In California, it costs as much as $60,000 per year to incarcerate someone and pay for prison workers, security, healthcare and a host of other expenses, according to Charis Kubrin, professor of criminology, law and society.
That means any major increase in the prison population is not only a matter of justice, but of government budgets -- and taxpayer pocketbooks. And just such an increase in the prison population looks imminent because of a recent drug sentencing policy issued by Attorney General Jeff Sessions.
"The concern, though, is that there's a net widening going on with these sorts of policies, whereby it's not just those high-level offenders that get caught up with the mandatory minimums, it's a lot of low-level offenders," Kubrin tells NPR's Marketplace. "And that's when you start to see diminishing returns, both in terms of crimes prevented, as well as the cost-effectiveness."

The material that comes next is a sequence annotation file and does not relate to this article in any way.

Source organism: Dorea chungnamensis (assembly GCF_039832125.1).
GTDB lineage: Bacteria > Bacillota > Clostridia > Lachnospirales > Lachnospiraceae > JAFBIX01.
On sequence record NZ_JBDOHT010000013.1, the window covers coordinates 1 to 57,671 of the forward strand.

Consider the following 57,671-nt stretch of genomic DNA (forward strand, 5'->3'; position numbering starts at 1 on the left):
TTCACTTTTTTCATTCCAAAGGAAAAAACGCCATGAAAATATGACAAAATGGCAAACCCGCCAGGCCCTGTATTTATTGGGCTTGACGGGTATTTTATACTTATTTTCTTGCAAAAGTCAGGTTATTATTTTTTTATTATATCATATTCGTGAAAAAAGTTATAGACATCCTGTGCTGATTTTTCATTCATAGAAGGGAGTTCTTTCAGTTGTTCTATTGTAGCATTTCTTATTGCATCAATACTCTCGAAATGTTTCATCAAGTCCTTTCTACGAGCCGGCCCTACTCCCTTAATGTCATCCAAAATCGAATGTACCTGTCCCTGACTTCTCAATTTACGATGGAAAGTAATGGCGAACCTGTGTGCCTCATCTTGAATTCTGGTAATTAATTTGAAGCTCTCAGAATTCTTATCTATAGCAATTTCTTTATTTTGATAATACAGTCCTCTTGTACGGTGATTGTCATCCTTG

One solution? Rather than spend so much money incarcerating people, fund "front-end" programs, such as drug rehab centers, treatment clinics and poverty reduction programs.